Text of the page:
For all these reasons, I conclude that the troopers' investigatory detention of Campbell's luggage was not "unreasonable" under fourth amendment standards. See United States v. Borys, 37 Crim.L.Rep. (BNA) 2331-32 (7th Cir. June 27, 1985) (holding that 75-minute detention of suspected drug courier's luggage in airport pending arrival of narcotics-detection dog was not unreasonable under fourth amendment), cert. denied, ___ U.S. ___, 106 S.Ct. 852, 88 L.Ed.2d 893 (1986).
E. Seizure of Campbell's Luggage Pending Search-Warrant Application
Although Campbell has not directly challenged the troopers' retention of his luggage between the completion of the dog-sniff on Saturday, January 19, 1985, and their formal application to the federal magistrate for a search warrant on Monday, January 21, 1985, I conclude that this also did not violate the fourth amendment. Once the dog-sniff of Campbell's luggage was completed, the troopers were no longer holding the luggage merely "for purposes of an investigation"; their retention of the luggage pending application for a search warrant constituted a full-scale seizure. See United States v. Licata, 761 F.2d 537, 540-41 (9th Cir. 1985). Therefore, to satisfy fourth amendment standards, the retention of the luggage must have been supported by both probable cause and exigent circumstances. See id. at 541-44.
I find that both these requirements were satisfied following the completion of the dog-sniff. The detection dog's alert, combined with Campbell's suspicious responses to questions concerning the contents of his luggage, was sufficient to provide the troopers with probable cause to search the luggage. See id. at 542; see also United States v. Spetz, 721 F.2d 1457, 1464 (9th Cir. 1983). Moreover, Campbell's nervous demeanor and evasive answers were sufficient to lead the troopers to believe that exigent circumstances existed, and that retention of Campbell's luggage was "necessary to prevent the destruction of relevant evidence or prevent other consequences that [might] improperly frustrate legitimate law enforcement efforts." Licata, 761 F.2d at 543. Following the dog-sniff, the troopers' only alternatives were to retain the luggage themselves or to return it to Campbell pending their application for a search warrant. Based on the record, I conclude that it was necessary for them to retain the luggage in order to prevent "loss or possible destruction of . . . contraband by the owner." Id. Therefore, the troopers' retention of Campbell's luggage was supported by both probable cause and exigent circumstances.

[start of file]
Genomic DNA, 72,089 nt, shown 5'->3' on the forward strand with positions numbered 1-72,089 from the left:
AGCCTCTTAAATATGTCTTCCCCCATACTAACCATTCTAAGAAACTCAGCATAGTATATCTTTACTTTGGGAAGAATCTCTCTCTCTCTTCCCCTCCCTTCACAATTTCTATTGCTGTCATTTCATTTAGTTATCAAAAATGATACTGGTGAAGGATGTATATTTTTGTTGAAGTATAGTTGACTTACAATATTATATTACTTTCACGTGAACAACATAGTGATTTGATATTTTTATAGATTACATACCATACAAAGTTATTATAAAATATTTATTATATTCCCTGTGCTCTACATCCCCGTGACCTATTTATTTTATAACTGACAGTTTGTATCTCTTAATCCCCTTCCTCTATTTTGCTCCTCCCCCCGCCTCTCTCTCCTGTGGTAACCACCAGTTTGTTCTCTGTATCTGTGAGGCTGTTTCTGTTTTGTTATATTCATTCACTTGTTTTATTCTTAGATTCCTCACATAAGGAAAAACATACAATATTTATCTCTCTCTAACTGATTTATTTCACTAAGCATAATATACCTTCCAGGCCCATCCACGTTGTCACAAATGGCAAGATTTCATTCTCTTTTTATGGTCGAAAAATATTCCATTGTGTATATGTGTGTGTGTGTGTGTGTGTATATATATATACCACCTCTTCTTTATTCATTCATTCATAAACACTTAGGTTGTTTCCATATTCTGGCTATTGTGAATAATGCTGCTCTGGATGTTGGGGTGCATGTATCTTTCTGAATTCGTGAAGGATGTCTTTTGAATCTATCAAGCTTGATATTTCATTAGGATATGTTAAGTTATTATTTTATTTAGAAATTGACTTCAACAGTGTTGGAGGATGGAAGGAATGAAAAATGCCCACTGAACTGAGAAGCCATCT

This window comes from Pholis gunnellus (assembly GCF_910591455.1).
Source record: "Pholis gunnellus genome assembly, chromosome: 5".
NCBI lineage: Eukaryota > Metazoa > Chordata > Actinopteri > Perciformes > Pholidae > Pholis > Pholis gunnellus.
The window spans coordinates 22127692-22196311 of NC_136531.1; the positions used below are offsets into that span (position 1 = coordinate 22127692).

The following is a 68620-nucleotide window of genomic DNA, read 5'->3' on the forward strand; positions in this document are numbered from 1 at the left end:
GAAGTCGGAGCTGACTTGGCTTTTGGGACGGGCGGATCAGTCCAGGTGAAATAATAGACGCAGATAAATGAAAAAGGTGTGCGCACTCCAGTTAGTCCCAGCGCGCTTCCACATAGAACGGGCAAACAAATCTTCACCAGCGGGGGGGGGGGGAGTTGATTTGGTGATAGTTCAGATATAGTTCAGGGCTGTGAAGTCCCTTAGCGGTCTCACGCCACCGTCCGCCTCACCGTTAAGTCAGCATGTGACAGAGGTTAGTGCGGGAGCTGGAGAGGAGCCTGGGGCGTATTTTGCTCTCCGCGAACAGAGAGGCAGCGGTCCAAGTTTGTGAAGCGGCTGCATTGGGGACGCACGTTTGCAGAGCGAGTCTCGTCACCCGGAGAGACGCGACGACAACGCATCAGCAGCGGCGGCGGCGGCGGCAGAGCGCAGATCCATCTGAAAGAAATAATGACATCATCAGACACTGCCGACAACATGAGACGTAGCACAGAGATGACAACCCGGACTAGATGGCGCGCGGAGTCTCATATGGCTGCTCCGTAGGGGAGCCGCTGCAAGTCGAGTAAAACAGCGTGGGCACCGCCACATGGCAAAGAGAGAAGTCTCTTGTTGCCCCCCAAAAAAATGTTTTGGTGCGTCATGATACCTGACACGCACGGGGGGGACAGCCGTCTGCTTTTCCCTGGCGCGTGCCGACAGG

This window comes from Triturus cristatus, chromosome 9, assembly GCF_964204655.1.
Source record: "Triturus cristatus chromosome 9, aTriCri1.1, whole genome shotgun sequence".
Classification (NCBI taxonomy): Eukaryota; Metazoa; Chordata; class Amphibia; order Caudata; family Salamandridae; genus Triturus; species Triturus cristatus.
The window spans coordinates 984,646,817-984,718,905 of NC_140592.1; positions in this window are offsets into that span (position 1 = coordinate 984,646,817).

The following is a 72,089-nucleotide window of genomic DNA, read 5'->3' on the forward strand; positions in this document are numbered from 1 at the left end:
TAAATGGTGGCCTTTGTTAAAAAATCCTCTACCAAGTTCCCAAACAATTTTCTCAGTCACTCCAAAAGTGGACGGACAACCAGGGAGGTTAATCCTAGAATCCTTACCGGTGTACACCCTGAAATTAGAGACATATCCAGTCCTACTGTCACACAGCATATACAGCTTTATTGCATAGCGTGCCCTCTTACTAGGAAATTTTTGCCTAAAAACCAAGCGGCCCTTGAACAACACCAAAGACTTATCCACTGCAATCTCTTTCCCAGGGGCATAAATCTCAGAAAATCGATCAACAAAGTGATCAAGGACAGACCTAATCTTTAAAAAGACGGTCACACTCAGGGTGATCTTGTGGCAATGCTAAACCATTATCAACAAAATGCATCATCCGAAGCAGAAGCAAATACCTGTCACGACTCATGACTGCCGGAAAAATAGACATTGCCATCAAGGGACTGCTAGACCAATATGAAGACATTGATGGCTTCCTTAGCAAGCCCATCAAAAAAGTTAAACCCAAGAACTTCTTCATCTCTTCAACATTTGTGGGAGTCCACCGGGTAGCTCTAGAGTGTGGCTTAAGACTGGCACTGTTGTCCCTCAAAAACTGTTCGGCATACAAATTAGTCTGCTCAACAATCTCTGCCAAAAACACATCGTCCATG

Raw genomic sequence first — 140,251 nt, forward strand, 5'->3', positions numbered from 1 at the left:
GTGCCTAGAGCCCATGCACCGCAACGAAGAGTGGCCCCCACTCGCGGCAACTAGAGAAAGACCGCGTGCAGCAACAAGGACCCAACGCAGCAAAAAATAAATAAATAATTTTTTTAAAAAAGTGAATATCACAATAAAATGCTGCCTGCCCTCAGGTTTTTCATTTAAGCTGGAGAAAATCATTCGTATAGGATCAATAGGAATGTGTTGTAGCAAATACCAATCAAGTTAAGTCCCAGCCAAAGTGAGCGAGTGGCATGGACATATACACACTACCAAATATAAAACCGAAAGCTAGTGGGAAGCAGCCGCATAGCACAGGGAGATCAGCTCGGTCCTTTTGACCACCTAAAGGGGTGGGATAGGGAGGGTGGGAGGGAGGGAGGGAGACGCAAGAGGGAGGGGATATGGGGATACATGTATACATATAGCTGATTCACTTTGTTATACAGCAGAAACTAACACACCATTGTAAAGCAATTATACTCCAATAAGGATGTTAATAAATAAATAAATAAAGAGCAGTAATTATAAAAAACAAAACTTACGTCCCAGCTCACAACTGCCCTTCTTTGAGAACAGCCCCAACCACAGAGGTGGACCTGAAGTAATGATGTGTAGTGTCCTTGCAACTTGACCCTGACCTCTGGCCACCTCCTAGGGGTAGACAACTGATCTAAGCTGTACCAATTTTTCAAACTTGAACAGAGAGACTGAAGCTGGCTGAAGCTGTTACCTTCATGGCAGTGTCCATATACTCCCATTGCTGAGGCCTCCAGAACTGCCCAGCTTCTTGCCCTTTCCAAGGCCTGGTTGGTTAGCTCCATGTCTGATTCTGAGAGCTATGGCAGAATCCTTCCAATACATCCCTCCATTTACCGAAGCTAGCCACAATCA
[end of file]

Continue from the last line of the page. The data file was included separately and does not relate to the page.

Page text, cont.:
I also note in passing that the two-day duration of the troopers' retention of Campbell's luggage pending their application for a federal search warrant was not unreasonable under the fourth amendment. See Segura v. United States, 468 U.S. 796, 104 S.Ct. 3380, 3390 n. 8, 82 L.Ed.2d 599 (1984) (dictum). The record indicates that the troopers attempted to contact the federal magistrate early on the evening of Saturday, January 19, only a few hours after the dog-sniff had been completed, but learned then that the magistrate was unavailable. They appeared before the magistrate to apply for a search warrant on the next business day: Monday, January 21. Under the circumstances, I cannot conclude that their conduct was unreasonable under fourth amendment standards. See id. F. Failure To Give Campbell A Miranda Warning
Campbell contends that his fifth amendment rights were violated because the troopers failed to give him a Miranda warning when questioning him at the airport. Miranda requires that when an individual is subjected to custodial interrogation, he must be warned that he has the right to remain silent, that anything he says can be used against him, that he has the right to an attorney, and that an attorney will be appointed if he cannot afford one. Miranda v. Arizona, 384 U.S. 436, 478-79, 86 S.Ct. 1602, 1629-30, 16 L.Ed.2d 694 (1966). Given my explicit finding that the troopers' questioning of Campbell did not constitute a custodial interrogation, Miranda does not apply to his case. Therefore, I reject Campbell's fifth amendment challenge.
G. Alaska Law Violations By State Troopers
Finally, Campbell contends that the cocaine seized from his luggage must be suppressed because the troopers, as state officers, violated Alaska law in stopping him at the airport and detaining his luggage for a dog-sniff. Campbell maintains that the troopers' actions violated the Alaska-law principles enunciated in Coleman v. State, 553 P.2d 40, 43 (Alaska 1976), and Ebona v. State, 577 P.2d 698, 700 (Alaska 1978).
Campbell notes that a state magistrate denied an application by the troopers for a warrant to search Campbell's luggage on January 19, 1985. He claims that this denial indicates that the troopers violated Alaska law in stopping and detaining Campbell and in detaining his luggage for a dog-sniff. I do not agree.
The transcript of the hearing on the search warrant application suggests that the state magistrate found that there was no probable cause to search Campbell's luggage. The denial was not based on a finding that the troopers had violated Alaska law by detaining Campbell and his luggage. The transcript also suggests that the state magistrate may have misapplied Alaska and federal law principles in denying the application for a search warrant.
I do not agree. The Ninth Circuit has recently held that "[e]vidence obtained in violation of neither the Constitution nor federal law is admissible in federal court proceedings without regard to state law." United States v. Little, 753 F.2d 1420, 1434 (9th Cir. 1984) (citations omitted and emphasis original). Moreover, two recent Alaska cases clearly indicate that the troopers' actions in stopping and detaining Campbell and in detaining his luggage for a dog-sniff did not violate the principles of Coleman or Ebona or violate Alaska law in general. See Pooley v. State, 705 P.2d 1293, 1305-11 (Alaska Ct.App. 1985); see also Givson v. State, 708 P.2d 708, 710-11 (Alaska Ct.App. 1985).
Therefore, I reject Campbell's challenge based on Alaska law.
Based on this analysis, I reject Campbell's contentions that the troopers violated his rights under the fourth and fifth amendments and Alaska law. I hereby deny Campbell's motion to suppress the cocaine seized from his luggage.